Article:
Kenya Seeks More Western Help After University Attack

Kenya Seeks More Western Help After University Attack

A weeping relative reacts after viewing the body of a family member killed in Thursday's attack on a university, at Chiromo funeral home, Nairobi, Kenya, Saturday, April 4, 2015. Al-Shabab gunmen rampaged through a university in northeastern Kenya at dawn Thursday, killing scores of people in the group's deadliest attack in the East African country. Four militants were slain by security forces to end the siege just after dusk. (AP Photo/Sayyid Azim)
A weeping relative reacts after viewing the body of a family member killed in Thursday’s attack on a university, at Chiromo funeral home, Nairobi, Kenya, Saturday, April 4, 2015. (AP Photo/Sayyid Azim)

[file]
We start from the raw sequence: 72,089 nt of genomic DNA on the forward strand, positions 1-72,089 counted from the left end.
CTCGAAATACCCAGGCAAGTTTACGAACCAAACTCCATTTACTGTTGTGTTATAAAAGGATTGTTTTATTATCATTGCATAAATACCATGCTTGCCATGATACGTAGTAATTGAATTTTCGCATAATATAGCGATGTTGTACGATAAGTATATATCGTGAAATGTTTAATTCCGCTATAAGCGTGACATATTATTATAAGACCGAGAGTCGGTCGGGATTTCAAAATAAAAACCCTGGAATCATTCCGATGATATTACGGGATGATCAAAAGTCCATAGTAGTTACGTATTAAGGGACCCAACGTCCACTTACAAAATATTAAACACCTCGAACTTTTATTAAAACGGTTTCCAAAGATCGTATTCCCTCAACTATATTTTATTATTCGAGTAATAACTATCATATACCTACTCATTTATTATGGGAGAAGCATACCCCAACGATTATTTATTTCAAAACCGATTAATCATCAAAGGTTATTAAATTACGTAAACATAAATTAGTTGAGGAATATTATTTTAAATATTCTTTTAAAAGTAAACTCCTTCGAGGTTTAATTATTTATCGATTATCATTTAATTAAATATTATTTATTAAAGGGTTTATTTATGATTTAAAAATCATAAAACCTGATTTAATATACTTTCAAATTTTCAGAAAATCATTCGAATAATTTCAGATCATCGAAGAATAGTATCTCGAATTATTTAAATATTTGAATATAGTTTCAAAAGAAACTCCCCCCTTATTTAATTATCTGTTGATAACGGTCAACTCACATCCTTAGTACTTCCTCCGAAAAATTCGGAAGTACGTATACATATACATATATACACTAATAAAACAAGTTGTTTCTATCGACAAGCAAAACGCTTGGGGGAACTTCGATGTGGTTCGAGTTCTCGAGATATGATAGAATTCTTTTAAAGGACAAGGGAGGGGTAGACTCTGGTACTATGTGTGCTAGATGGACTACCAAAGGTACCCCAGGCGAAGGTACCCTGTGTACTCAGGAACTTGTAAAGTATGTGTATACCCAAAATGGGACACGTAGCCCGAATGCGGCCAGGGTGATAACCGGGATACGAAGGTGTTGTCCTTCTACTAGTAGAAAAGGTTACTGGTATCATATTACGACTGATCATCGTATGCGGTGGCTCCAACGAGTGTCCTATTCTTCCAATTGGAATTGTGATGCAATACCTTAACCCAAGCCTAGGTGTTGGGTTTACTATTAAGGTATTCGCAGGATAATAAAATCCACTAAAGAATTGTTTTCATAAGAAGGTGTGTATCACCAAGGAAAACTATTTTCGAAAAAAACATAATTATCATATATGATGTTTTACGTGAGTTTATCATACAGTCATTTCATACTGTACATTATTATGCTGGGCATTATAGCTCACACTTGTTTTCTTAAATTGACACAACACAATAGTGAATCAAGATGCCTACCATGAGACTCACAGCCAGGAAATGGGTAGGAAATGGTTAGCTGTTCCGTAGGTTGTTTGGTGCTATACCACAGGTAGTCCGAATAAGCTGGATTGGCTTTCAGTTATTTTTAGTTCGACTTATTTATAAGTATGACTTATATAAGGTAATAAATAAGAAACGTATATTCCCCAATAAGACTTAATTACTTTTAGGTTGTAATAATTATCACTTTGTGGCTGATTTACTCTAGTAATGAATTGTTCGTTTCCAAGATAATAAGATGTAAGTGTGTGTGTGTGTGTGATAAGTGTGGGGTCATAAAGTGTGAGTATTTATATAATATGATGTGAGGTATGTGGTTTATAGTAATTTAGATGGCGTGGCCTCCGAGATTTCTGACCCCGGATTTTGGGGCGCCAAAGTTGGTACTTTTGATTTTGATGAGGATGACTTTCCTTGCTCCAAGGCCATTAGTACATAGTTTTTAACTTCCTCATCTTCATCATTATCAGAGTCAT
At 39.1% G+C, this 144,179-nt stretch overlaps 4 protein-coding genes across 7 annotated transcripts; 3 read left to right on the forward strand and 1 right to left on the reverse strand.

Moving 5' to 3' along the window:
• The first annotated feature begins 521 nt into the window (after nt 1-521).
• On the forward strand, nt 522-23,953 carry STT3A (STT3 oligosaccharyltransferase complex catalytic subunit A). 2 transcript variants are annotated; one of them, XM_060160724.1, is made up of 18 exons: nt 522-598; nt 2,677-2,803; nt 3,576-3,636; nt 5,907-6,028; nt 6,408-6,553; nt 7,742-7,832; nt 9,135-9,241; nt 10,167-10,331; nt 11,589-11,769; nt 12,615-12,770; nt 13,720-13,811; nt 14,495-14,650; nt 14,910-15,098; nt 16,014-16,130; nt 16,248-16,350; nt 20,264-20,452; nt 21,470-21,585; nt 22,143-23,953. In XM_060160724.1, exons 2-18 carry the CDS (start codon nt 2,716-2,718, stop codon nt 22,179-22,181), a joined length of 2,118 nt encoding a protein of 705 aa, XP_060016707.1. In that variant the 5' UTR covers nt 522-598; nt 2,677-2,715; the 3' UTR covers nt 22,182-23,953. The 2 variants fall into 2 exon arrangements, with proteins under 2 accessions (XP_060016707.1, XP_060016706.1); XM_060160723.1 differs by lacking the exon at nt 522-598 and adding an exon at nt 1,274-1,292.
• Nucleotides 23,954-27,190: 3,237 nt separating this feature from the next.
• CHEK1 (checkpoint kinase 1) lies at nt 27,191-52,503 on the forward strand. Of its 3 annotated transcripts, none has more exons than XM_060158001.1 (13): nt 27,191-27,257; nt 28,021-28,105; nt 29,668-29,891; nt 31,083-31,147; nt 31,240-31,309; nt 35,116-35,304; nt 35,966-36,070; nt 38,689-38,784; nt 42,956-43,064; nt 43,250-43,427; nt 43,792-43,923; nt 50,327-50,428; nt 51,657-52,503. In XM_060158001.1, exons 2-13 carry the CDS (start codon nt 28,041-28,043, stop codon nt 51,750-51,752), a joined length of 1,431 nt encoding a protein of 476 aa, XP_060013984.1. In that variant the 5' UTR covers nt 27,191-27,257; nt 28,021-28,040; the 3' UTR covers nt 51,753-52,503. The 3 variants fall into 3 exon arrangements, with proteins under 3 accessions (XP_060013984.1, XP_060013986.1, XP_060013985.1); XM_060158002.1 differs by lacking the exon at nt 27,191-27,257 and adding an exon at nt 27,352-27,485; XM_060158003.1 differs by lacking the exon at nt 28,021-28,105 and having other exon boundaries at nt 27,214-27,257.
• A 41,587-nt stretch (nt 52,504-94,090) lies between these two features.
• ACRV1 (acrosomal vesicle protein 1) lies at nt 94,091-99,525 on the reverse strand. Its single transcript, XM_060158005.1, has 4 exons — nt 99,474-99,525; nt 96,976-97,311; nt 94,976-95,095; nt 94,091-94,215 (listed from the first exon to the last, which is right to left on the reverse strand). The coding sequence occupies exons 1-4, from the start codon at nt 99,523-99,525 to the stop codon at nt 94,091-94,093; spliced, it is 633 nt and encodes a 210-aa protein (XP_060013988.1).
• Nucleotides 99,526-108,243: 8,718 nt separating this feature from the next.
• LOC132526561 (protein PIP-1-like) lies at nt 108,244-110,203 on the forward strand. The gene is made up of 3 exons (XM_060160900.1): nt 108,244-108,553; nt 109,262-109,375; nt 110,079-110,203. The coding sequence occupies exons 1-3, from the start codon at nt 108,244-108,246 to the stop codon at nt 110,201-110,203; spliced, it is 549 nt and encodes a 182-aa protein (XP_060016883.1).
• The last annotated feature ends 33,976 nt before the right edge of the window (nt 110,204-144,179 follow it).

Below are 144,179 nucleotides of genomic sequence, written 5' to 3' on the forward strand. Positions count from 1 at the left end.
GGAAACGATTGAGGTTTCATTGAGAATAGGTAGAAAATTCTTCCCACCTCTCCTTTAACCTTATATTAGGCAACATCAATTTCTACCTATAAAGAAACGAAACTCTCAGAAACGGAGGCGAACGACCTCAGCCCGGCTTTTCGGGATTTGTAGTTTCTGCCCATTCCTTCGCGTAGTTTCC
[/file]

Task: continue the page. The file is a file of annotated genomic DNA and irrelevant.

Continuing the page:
(Reuters) – Kenya needs more help from its U.S. and European allies with intelligence and security measures to help prevent further massacres by Somali militants, Foreign Minister Amina Mohamed told Reuters on Tuesday.

Last week’s killing of 148 people at a university has piled pressure on President Uhuru Kenyatta to stop frequent gun and grenade assaults staged on Kenyan soil by the al Shabaab group, which is aligned to al Qaeda.

Mohamed said Kenya, a staunch Western ally in the fight against radical Islam in east Africa, already receives intelligence support but was seeking additional help in the area of intelligence, surveillance, and reconnaissance (ISR).

“Now we are looking at what else we may need and one of the areas is improved ISR, improved capacity, improved intelligence gathering, equipment,” she said in an interview.

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